Caulder accepts position of Fairfield interim admin

Caulder to Receive Annual Salary of $125K for up to 6 months

WINNSBORO – The majority 4 on Fairfield County Council voted Thursday, June 3, to hire Brad Caulder, their sixth choice, for interim administrator. The vote came following a five minute executive session during a special called meeting. Caulder is the county’s director of Human Resources. He did not attend the meeting.


The Voice obtained a copy of Caulder’s contract with the county through a Freedom of Information request. The contract, which takes effect June 7, calls for Caulder to serve as interim administrator on a month to month basis, up to six months, and receive a base annual salary of $125,000.

Caulder said in an interview with The Voice, that he would continue to work in his office in the Human Resources department during his time as interim admin and would not be moving into Former County Administrator Jason Taylor’s office.

A stand for Johnson

Before the vote for Caulder, Councilman Neil Robinson made a motion to hire Fairfield’s assistant county administrator Laura Johnson as the interim administrator.

“I think we’re at a stage right now…I believe she’s the one to carry the torch forward,” Robinson said. Following the meeting, Robinson cited Johnson’s years of experience with the county and her overall role and expertise in assisting Taylor run the county for the last two years.

Johnson, a CPA and former finance director of the county, retired Friday, June 4, the last full day Taylor said he would be in the county offices before moving into the town manager’s job at the Town of Winnsboro.

Johnson and Taylor are two of several top county officials who were pushed out by the majority 4 since January.

Council voted 3-4 against hiring Johnson, with the majority 4 – Moses Bell, Mikel Trapp, Tim Roseborough and Shirley Greene – voting against. Council members Robinson, Douglas Pauley and Clarence Gilbert voted for Johnson.

After Trapp made the motion to hire Caulder, Pauley proposed an amendment to the motion.

That amendment called for Caulder’s appointment to be for no more than a three-month period and for Caulder to be allowed to transfer back into the role of Human Resources Director following the three months.

Pauley said following the meeting that he, Gilbert and Robinson hoped such an amendment would protect Caulder’s job until he gets back to it.

Alluding to the majority 4’s penchant for government secrecy, Pauley also stipulated in his motion that, during the period Fairfield County has an interim administrator, any communications initiated to the interim administrator by a member of Council, including the Chair and Vice Chair, be in email format, and that all other Council members be copied on the email.

 “While I am hesitant to hire someone for the position of interim administrator who does not have extensive local government organization leadership experience,” Pauley said, “we need to do what is best for Fairfield County right now and we need to have an interim administrator by tomorrow according to state law. I think the best we can do tonight, considering the circumstances, is to hire a person we know to be intelligent and ethical. I believe Mr. Caulder to be both,” Pauley said.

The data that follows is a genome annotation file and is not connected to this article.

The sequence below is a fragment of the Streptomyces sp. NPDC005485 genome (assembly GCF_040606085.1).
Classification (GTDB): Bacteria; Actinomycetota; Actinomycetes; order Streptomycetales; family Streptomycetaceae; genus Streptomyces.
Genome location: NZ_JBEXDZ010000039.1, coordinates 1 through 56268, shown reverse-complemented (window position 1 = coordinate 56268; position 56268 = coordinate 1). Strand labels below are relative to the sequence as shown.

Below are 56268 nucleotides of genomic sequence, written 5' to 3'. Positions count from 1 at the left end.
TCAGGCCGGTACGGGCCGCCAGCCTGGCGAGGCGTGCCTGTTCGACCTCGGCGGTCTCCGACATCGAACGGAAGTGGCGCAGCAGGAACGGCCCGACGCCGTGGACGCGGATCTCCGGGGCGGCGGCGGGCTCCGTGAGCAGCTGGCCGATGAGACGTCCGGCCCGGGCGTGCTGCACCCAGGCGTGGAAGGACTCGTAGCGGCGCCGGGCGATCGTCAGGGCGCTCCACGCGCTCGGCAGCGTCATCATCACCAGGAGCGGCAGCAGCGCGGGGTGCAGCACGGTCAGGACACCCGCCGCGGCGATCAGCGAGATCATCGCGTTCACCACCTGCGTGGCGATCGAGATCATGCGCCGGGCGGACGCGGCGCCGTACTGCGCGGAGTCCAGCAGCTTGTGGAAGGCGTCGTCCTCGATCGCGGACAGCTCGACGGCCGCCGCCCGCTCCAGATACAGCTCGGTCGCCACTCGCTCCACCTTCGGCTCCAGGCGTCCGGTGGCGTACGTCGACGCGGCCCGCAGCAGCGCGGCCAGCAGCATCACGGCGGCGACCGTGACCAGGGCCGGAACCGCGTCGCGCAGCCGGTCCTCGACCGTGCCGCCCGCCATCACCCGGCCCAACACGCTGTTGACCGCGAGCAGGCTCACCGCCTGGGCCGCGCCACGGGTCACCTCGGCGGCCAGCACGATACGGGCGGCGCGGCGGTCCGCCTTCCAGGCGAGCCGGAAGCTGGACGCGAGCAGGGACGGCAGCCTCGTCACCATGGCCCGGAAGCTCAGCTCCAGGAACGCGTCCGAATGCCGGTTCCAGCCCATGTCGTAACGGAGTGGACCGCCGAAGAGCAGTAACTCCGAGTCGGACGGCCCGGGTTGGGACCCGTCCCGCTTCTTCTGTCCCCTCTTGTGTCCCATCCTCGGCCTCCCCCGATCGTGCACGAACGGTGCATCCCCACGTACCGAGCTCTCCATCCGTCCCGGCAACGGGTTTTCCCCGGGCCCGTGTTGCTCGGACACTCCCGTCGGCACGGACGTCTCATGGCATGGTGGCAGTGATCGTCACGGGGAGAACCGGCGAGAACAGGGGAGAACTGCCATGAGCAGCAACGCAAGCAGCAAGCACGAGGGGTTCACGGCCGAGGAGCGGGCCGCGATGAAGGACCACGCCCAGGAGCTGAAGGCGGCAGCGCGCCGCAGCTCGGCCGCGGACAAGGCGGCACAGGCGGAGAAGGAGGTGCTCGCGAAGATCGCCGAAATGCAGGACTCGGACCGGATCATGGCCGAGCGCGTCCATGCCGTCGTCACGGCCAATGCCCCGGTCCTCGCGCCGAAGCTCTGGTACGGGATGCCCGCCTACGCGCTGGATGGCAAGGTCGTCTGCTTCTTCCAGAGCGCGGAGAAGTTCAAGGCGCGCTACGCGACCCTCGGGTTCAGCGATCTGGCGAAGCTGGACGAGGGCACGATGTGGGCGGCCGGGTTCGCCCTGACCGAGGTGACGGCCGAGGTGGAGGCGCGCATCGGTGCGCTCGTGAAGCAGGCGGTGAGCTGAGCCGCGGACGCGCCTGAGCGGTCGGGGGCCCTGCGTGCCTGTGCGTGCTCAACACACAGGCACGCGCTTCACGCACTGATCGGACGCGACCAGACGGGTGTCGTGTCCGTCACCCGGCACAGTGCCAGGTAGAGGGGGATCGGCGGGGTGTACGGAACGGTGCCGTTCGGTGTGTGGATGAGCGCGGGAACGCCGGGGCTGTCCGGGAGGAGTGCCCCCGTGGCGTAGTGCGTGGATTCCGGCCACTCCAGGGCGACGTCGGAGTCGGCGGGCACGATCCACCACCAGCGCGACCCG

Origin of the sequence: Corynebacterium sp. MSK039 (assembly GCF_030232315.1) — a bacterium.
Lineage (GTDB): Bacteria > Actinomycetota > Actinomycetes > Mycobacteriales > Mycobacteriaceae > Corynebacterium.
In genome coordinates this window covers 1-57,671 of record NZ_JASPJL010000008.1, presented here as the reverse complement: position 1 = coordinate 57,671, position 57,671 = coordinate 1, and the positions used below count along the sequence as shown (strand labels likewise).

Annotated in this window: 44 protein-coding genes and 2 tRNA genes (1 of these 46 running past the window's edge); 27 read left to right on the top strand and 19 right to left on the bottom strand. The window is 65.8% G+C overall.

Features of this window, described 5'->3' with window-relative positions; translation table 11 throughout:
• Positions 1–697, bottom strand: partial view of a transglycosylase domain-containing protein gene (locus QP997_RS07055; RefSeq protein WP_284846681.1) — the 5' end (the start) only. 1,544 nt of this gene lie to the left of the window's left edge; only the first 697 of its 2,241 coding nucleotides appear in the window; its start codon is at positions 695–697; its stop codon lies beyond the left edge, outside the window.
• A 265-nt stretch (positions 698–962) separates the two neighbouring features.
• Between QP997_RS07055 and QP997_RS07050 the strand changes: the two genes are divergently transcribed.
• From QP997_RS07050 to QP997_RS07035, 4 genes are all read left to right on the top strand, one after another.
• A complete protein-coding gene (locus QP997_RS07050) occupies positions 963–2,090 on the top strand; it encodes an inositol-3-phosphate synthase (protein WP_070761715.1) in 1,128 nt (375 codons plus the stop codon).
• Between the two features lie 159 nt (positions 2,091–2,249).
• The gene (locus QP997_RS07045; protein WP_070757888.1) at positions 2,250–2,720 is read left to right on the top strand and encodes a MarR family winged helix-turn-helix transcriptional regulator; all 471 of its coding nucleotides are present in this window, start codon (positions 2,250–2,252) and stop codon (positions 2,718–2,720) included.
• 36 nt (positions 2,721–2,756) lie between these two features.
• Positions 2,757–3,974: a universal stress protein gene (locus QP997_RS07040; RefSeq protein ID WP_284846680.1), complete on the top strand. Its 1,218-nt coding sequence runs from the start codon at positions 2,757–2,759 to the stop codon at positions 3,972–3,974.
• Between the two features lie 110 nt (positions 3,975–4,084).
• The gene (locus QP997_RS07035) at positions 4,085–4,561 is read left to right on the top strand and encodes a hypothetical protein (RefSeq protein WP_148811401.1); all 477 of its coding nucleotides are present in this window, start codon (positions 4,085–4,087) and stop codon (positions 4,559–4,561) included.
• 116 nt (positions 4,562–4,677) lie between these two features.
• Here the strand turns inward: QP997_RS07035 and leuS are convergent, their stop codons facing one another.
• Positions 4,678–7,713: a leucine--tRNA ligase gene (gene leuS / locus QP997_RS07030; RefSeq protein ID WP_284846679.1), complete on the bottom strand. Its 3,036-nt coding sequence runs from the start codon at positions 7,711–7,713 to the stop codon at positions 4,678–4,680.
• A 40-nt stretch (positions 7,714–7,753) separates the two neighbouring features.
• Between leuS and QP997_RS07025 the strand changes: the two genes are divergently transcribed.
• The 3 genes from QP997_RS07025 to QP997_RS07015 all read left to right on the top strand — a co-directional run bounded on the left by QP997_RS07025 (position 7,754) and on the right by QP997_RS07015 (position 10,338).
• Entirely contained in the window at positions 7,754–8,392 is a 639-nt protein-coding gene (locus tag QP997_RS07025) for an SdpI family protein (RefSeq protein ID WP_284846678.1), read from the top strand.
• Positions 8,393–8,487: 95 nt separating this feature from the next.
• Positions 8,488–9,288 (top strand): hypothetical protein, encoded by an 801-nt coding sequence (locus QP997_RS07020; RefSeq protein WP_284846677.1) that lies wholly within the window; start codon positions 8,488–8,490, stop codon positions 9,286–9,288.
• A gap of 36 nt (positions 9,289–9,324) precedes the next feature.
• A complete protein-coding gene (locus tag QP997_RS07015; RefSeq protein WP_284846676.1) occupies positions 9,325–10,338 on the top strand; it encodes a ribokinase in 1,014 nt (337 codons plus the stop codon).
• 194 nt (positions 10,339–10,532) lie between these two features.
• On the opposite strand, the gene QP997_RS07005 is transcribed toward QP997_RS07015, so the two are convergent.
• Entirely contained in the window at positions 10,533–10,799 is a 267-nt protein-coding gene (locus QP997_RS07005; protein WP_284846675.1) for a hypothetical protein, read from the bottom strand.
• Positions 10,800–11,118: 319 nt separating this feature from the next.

Pauley said the focus must now be shifted to hiring an eminently qualified permanent administrator.

“We have no time to waste in doing that. I think three months is a reasonable timeline,” Pauley said. He called for stability and for no individual council members to attempt to micro-manage the interim administrator.

“If this amendment passes, I will vote to appoint Mr. Caulder as the interim administrator. If the amendment fails, I will not be able to vote in favor of the appointment,” Pauley said.

The amendment failed 3-4 with Pauley, Robinson and Gilbert voting for the amendment. Bell, Trapp, Roseborough and Greene voted against.

Council authorized Bell and the county attorney, Charles Boykin, to negotiate a contract with Caulder.

Bell said Caulder has experience in human resources and public works.

“What we’re doing tonight is a very innovative approach,” Bell said. “We believe this move will allow us to gain more depth in our organization, and it creates a significant alternative long term.”

No one will be hired to carry out Caulder’s duties in human resources while he serves as interim administrator.

Following the meeting, Caulder said in a phone interview with The Voice, “We will work as a team to continue to provide services for the citizens.”

Squirewell retreats

Michael Squirewell, a candidate interviewed on June 1 at the same meeting Caulder was interviewed for the Fairfield County’s interim administrator’s job, notified Council Chairman Moses Bell in an email on June 2 that he was withdrawing his name from consideration for the position.

Squirewell spoke with The Voice to confirm that he is no longer a candidate for the job.

“Upon arrival for the interview [Tuesday evening], I was informed by a council member that you had decided who you were going to hire before the interview began,” Squirewell wrote in the email to Bell.

In an interview with The Voice, Squirewell said that while he appreciated that council was going to continue to interview him tonight, he would have appreciated it more had he received prior notice that he was out of the running.

Squirewell told The Voice that he was under the impression that he was seriously being considered and did not know that council had interviewed another candidate after he (Squirewell) left the interview.

Caulder was interviewed in executive session separate from Squirewell on Tuesday night, according to sources and was subsequently hired on June 3. Bell was reached for comment, but said he couldn’t talk at the time, but would call back. At press time, he had not returned the call.

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